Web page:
SBS TV in Australia just let us know that the "Is my son gay?" app apparently has been removed from the Android Market. If you'll recall, that's the app that asks such not-so-poignant questions as "Is his best friend a girl?", "Has he ever been in a fight" and "Does he like team sports?" It's also the app that sparked a Twitter campaign calling for Google -- and Android Central -- to remove the application from the Android Market. On Sept. 27, AllOut.org (@allout) tweeted the following:

Demand that @Google & @AndroidCentral dump homophobic "Is My Son #Gay?" app NOW, no excuses! #LGBT

Suffice it to say, that was retweeted. A lot. We lost track of how many times over the past week, though it finally trickled off, as these things tend to do. (Though not before we ended up having a short back-and-forth with none other than @BoyGeorge. That's something we never thought we'd see.)

While we certainly appreciate (and believe it or not are quite humbled by) our standing as the biggest and best Android community on the web, we're not Google. We do not have the power to remove (or approve, for that matter) applications for the Android Market. That's Google. We're not Google. We're not Android. We're the leading source for news, reviews, and opinions about Android. And as such, we suggeted more effective ways for letting Google you found the app was offensive, such as flagging it as inappropriate in the Market. We're willing to bet more than a few of you did so.

Anyhoo, back to the "Is my son Gay?" app. Turns out there was a little more to the story than we knew. According to a story by the SBS reporter who contacted us, the app actually was commissioned by a Frenchman who, in addition to being gay himself, is releasing a book by the same name, and that the app was "developed 'with a fun approach.' "

We're not French. And, speaking in the pluralis maiestatis here, we're not gay. So maybe we all missed something in the translation. And we certainly welcome the debate over what kind of apps should be excluded from the Android Market -- or if any should be excluted. It's a great debate, and one that needs to be rekindled from time to time. (And one that we at Android Central don't all agree on.) But, ultimately it's up to Google to approve or remove apps from the Android Market. Not us.

So the app's been removed. It's gone, and in the great scheme of things, we're pretty safe in wrapping up this saga thusly:

It won't be missed.

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4 years ago

Official Hotmail app now available in the Android Market


Microsoft has released its official Hotmail app for Android, available now (finally!) in the Android Market. For the Hotmail faithful, the native Android experience has been far from perfect, so an optimized app is welcome and overdue news. You'll get push email, synced contacts and calendar, folder support, and even the ability to sync multiple Hotmail accounts. Grab the app for free after the break.

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4 years ago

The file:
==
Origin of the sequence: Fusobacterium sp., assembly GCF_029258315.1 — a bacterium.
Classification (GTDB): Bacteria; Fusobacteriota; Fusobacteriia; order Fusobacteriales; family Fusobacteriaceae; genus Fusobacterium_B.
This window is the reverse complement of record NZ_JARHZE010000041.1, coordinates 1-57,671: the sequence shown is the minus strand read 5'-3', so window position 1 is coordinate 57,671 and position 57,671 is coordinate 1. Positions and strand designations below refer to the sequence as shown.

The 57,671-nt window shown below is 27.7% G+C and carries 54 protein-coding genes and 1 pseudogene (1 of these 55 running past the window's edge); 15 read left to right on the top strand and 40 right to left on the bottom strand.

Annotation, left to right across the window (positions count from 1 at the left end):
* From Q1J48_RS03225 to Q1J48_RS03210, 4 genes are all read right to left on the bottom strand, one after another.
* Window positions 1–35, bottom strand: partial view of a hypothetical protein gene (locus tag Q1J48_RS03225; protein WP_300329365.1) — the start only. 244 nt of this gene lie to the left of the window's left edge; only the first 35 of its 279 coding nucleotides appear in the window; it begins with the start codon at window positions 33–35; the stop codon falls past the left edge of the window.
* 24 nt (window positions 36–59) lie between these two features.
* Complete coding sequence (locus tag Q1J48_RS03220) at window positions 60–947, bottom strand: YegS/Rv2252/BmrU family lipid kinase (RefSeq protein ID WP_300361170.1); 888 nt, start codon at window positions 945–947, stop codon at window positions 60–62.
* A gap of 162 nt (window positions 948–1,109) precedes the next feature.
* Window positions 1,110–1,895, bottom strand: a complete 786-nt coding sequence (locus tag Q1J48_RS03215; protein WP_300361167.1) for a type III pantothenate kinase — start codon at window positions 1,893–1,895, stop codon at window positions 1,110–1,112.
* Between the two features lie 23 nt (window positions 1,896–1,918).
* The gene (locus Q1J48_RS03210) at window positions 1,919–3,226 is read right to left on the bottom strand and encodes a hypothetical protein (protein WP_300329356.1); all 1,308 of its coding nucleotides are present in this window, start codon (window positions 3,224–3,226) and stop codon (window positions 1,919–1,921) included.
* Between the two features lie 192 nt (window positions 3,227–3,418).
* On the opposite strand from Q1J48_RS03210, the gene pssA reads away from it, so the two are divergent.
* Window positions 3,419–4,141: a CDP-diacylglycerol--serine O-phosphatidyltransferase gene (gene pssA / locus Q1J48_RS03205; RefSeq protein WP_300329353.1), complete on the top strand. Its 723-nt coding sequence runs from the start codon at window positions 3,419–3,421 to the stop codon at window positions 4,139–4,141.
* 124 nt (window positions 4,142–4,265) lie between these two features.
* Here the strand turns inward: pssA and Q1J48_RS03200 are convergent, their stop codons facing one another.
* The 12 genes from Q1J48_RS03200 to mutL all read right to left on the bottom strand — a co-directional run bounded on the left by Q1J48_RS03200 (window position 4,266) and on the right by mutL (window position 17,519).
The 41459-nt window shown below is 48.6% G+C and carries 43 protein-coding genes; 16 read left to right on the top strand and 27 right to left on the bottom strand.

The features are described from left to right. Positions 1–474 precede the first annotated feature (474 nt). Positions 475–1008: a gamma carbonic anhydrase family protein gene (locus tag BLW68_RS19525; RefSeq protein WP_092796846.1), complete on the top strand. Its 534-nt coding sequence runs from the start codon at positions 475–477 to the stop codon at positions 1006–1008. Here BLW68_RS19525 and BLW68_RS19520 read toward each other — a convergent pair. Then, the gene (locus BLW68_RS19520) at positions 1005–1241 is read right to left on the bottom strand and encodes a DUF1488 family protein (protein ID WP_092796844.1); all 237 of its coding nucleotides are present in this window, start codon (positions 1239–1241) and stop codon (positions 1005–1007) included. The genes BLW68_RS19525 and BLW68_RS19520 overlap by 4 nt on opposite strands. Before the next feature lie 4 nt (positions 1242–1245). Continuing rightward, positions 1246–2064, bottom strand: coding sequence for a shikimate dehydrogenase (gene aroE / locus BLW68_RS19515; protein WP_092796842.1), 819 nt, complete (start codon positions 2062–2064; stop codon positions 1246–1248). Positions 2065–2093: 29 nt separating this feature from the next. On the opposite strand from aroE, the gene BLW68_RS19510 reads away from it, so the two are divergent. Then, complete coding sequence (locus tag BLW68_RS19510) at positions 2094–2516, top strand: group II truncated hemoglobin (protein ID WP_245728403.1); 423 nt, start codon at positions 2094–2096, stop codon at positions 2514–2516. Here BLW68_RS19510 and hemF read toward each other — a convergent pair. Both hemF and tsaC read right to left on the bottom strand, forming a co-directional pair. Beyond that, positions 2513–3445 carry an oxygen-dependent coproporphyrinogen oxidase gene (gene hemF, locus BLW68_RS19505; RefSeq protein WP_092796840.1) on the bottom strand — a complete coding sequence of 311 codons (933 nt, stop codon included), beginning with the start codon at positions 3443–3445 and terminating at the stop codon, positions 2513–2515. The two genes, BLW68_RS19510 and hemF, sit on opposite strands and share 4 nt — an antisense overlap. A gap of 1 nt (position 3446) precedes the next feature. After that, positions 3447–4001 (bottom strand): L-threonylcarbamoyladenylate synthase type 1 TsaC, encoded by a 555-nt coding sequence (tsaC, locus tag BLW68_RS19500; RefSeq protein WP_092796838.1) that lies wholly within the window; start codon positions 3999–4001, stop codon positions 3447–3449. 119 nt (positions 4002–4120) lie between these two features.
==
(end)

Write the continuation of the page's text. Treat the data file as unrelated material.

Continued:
Chromium web browser gets files that support a build for Android


Chromium, the open-source version of Google's Chrome web browser, got an interesting bit of code checked in a few days ago -- files and scripts that support a build for Android.  While normally we wouldn't get too excited seeing an upstream check-in about Android in an open-source project, this time the submission is from a Google employee.  Google took extra time to let everyone at Google I/O 2011 know that Android and Chrome were two separate entities, and everyone got the impression that the two would never meet.  We sure did, and discussed it ourselves over a beer or two.

Of course, things change -- maybe Google has decided that a merger of the Android browser code and the Chrome browser code would benefit everyone, and the open-source version would be the best place to do it.  Or maybe these are just files for the DIY'ers out there to build their own version of Chromium for Android.  Either way, the full Chrome browser on my Galaxy Tab is something I've been wanting.  Maybe, just maybe, this is the first step.

Source: Chromium via Conceivably Tech

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4 years ago

Google Apps have a new download location -- GetJar?


They say seeing is believing, but I'm still not sure what to make of this one.  Google's closed applications -- the ones they keep a tight rein on and not allow just anybody to use -- apparently are available through the third-party market GetJar.  Not just Gmail that you see pictured above, but Google TV remote, Maps, Search, Books -- they're all there.  We're assuming that this is legitimate and not a mistake (GetJar is a reputable site), but we're baffled at how this came to be -- especially since Google's apps also need additions to the Android system framework to actually run.  I can tell you that they work (I tested with Google Music and YouTube -- can't afford to wipe out my Gmail app just yet), but I can't tell you why.  Hit the link and give it a try yourself.

Source: GetJar

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4 years ago

Adobe's Touch Apps sure look sweet